Thirty-four students from La Salle University in Barcelona, Spain, came to Saint Mary’s this week and took part in a global negotiation simulation with students from SMC’s School of Economics and Business Administration (SEBA).
The goal of the Global Executive Negotiating Program is to enable both American and European Executive MBA students to conduct a real-world negotiation exercise where they can learn to understand and experience the negotiating styles and cross-cultural issues that arise in global business management. It is used as a training exercise in SMC’s Trans-Global Executive MBA program.
“It was amazing to come here and do this program—after we got over the jet lag,” said La Salle student Miguel Sanchez. “I felt at home here. It was a great place, a great scenario.”
After a brief introduction by SEBA’s associate dean of Graduate Business and Global Programs, students from both schools were split into teams and given one hour to prepare for the negotiations. Spanish students were cast as purchasers and investors of a web fabrication facility in Europe, while SEBA students assumed the role of a U.S. energy development company.
Students then had an hour to work out a deal with their international counterparts, sorting through the many facets that would go into a real-world negotiation.During the prep sessions the students reviewed data, suggested prices, established roles within teams, addressed potential issues and prepared for any anticipated cultural differences, such as dress, body language and how to handle introductions—Do we shake hands? Kiss on the cheek?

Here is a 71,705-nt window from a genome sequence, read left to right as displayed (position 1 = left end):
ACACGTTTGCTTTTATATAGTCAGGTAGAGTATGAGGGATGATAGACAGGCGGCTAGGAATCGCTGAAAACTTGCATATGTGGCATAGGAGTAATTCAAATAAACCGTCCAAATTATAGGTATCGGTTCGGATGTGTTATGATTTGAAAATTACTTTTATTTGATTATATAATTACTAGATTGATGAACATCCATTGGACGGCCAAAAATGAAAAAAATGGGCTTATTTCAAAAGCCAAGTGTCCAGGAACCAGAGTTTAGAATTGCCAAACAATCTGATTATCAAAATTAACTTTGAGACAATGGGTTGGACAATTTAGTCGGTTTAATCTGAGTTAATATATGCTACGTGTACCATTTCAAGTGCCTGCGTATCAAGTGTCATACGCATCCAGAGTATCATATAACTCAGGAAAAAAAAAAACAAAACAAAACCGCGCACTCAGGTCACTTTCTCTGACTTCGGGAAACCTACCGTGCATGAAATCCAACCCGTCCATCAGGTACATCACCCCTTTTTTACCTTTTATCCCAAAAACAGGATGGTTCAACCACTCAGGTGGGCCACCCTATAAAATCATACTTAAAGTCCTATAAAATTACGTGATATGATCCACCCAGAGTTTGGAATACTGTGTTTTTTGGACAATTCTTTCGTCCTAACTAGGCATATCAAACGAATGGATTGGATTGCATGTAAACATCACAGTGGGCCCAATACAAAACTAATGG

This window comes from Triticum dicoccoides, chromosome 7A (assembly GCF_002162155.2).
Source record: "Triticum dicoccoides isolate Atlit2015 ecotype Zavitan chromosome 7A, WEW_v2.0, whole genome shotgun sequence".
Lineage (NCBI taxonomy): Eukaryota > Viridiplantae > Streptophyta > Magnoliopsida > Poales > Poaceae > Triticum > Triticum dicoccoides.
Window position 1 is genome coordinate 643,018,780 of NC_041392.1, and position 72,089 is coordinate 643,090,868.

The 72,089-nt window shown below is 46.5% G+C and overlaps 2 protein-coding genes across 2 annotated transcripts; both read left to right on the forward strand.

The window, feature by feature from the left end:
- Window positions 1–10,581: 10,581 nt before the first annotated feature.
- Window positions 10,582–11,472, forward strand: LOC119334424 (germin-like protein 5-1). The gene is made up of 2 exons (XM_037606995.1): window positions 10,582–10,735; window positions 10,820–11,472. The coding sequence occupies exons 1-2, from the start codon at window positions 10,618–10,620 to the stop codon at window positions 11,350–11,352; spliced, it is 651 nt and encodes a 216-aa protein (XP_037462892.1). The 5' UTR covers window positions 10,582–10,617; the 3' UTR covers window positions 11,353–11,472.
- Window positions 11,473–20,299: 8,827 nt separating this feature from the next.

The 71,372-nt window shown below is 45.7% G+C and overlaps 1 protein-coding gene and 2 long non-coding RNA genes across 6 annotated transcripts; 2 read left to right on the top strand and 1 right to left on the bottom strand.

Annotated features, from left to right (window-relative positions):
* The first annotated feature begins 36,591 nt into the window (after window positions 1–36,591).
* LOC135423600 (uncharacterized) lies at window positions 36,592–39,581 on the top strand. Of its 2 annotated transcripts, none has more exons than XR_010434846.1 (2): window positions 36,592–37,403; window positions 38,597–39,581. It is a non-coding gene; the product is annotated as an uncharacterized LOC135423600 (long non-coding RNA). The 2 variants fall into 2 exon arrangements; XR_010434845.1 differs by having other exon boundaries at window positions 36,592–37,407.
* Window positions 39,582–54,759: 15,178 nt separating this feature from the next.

Both parties discussed the basic issues: infrastructure, equipment and land purchasing. Europe-specific issues like Eurozone regulations were also covered, as were concerns about long-term training and workforce development. Of the four negotiating pairs, three were able to reach an agreement in the final minutes of the hour.
After a flurry of negotiations, all the students reconvened for a reflection and brief lectures by Saint Mary’s Professor Shyam Kamath and La SalleBarcelona Professor Jordi Garrido about culture and communication.
“You were thinking, you were translating, you were negotiating,” Sanchez said of the simulation. “It was just an exercise, but we were so nervous.”
Trans-Global Executive MBA students Virginia Chapman and Kim McAtee, who as teammates were able to reach a deal with their Spanish partners, agreed with Sanchez’s sentiment. “It’s a great simulation. It breaks down your assumptions of other cultures,” said Chapman, adding that she learned an important lesson: “We had to establish trust before we could further the relationship.”